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2. Deploy across a primary and a secondary datacenter to ensure the ability to resist
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a complete datacenter outage. If the primary datacenter is inoperative due to an outage, service must be transferred seamlessly to the secondary datacenter.
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3. Provide resilience against a storage failure on a single server within the primary
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datacenter. Provide the same resilience within the secondary datacenter if service is transferred there.
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4. Handle multiple storage failures on different servers in each datacenter without
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losing all online copies of a database. VSS backups to disk followed by copies to tape are used to provide archival copies and to satisfy audit requirements.
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5. Have a maximum of 5,000 mailboxes on a server during normal operations and
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maintain sufficient capacity for servers to be able to handle the redistributed mailbox load following the failure of a complete server or during times when a server is taken offline for scheduled maintenance. The first implication that arises from these requirements is that we have to create a design that employs two datacenters to ensure continued service following an outage that removes the primary datacenter from service. To satisfy the requirement, the DAG will be stretched across both datacenters within a single Active Directory site and sufficient servers will be placed in both datacenters to be able to handle the complete load generated by 25,000 mailboxes. We will also create sufficient database copies in both datacenters to ensure that we can handle the various storage outage scenarios envisaged in the
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With a full understanding of DAG design principles and limitations in mind, we can discuss how to apply the technology to meet common requirements for high availability and disaster recovery that are found in enterprise deployments. Let s assume that our fictional company wishes to meet these requirements:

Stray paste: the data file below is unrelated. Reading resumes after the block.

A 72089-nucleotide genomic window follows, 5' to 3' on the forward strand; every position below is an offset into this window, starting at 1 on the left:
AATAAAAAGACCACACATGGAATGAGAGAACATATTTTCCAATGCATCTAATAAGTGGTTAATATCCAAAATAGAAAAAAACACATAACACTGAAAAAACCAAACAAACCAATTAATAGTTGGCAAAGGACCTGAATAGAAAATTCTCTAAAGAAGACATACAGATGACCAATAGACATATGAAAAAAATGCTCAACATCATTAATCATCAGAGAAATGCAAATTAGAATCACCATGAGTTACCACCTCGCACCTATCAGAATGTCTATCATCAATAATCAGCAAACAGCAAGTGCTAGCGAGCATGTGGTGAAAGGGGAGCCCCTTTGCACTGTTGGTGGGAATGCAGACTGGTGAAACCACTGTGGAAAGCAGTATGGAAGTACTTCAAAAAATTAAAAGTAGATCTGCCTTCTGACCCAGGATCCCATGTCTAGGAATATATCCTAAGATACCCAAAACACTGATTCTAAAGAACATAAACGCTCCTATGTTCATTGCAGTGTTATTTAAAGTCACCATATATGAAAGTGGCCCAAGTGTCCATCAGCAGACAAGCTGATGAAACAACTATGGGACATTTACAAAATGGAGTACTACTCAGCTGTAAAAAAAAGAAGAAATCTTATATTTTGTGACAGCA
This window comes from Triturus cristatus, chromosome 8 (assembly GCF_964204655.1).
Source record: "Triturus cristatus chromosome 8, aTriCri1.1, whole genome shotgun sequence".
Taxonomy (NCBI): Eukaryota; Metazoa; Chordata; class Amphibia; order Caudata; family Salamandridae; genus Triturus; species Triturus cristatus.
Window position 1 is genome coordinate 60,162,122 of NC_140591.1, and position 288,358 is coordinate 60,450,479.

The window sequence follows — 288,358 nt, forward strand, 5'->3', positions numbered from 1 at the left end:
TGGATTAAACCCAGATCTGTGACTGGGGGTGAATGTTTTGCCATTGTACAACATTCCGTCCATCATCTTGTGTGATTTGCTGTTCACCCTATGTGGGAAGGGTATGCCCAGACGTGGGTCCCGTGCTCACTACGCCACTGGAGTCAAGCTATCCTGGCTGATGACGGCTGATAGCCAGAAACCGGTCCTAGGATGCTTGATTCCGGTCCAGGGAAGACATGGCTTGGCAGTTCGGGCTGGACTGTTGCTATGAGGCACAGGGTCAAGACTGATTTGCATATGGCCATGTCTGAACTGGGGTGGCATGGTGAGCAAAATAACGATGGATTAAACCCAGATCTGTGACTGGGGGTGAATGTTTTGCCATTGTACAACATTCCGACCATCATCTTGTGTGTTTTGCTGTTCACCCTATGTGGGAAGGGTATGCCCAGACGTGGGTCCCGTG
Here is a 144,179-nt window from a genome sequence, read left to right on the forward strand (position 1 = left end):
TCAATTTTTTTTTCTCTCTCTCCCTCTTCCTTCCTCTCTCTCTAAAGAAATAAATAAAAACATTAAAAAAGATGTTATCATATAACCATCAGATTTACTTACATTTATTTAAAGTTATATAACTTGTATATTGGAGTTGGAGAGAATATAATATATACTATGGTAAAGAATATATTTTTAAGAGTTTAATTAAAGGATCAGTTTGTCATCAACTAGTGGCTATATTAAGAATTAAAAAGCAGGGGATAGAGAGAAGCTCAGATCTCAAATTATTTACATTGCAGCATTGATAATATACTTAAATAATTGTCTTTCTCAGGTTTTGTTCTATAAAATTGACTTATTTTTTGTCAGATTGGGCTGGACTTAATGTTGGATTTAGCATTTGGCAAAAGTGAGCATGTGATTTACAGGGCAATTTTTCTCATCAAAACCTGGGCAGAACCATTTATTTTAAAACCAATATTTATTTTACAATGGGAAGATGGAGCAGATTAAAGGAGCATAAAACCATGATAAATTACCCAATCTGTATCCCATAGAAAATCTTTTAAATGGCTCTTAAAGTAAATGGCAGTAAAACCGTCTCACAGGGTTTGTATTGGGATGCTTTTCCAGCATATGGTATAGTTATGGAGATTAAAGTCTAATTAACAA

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8 Exchange s Search for High Availability
requirements. The need to accommodate the database copies drives the need for sufficient high-quality bandwidth to connect the two datacenters to handle the log replication traffic. The database copies on the servers in the secondary datacenter will have higher activation preference so that the databases in the primary datacenter are always used first. Sufficient CAS and hub transport servers will be deployed in both datacenters so that the servers in one datacenter are capable of handling the complete connectivity and transport load. The second implication is that we must have at least two database copies in the primary datacenter. One of these copies is the active database and the second will provide the in-site resilience against a storage failure on a drive that hosts a database. Two copies are also required in the secondary datacenter to provide the same resilience if a storage failure affects a database following the transfer of service to the secondary datacenter. Our design therefore features four copies of every database. Every transaction log generated on the active database has to be replicated and replayed on three other servers, so all of the servers will be reasonably busy as they update their database copies. The third implication is that we require at least five mailbox servers in both sites to satisfy the requirement to have no more than 5,000 mailboxes on a server. If one server fails or needs to be taken offline for maintenance, the remaining servers will have to be able to handle the load generated by 6,250 mailboxes (5,000 original plus 1,250 from the failed server). Ten mailbox servers fit quite comfortably into a single DAG and allow for six additional servers to be added if load increases through additional mailboxes or an increase in mailbox quota. All servers will run Windows Server 2008 R2 enterprise edition. We could deploy Windows Server 2008 SP2 but we will not be able to perform in-place upgrades to Windows Server 2008 R2, so there is no point in deploying an operating system version that might be outdated soon. All servers will run Exchange 2010 with the latest roll-up patch release. 25,000 2 GB mailboxes results in roughly 50 TB of mailbox database. Microsoft recommends that a mailbox database can be a maximum of 2 TB if it is protected by multiple copies within a DAG. We could distribute the 50 TB of mailbox quota into 25 databases and place five active databases on each server. However, this would mean that each database would hold 1,000 mailboxes. Two issues could result. First, the I/O load generated by such a database under full load is likely to be (1,000 0.25) 250 I/O operations per second, which is quite heavy. Second, if a server outage happened, the workload represented by the five databases from the failed server would be distributed across the other four servers in the datacenter. One of the servers would have to take two additional databases, or the load of 2,000 mailboxes, which exceeds the requirement to restrict the maximum load to 6,250 mailboxes following a server outage. Today, not many people have much operational experience with running 2 TB mailbox databases, so perhaps we don t want to use databases that are quite so large. A server
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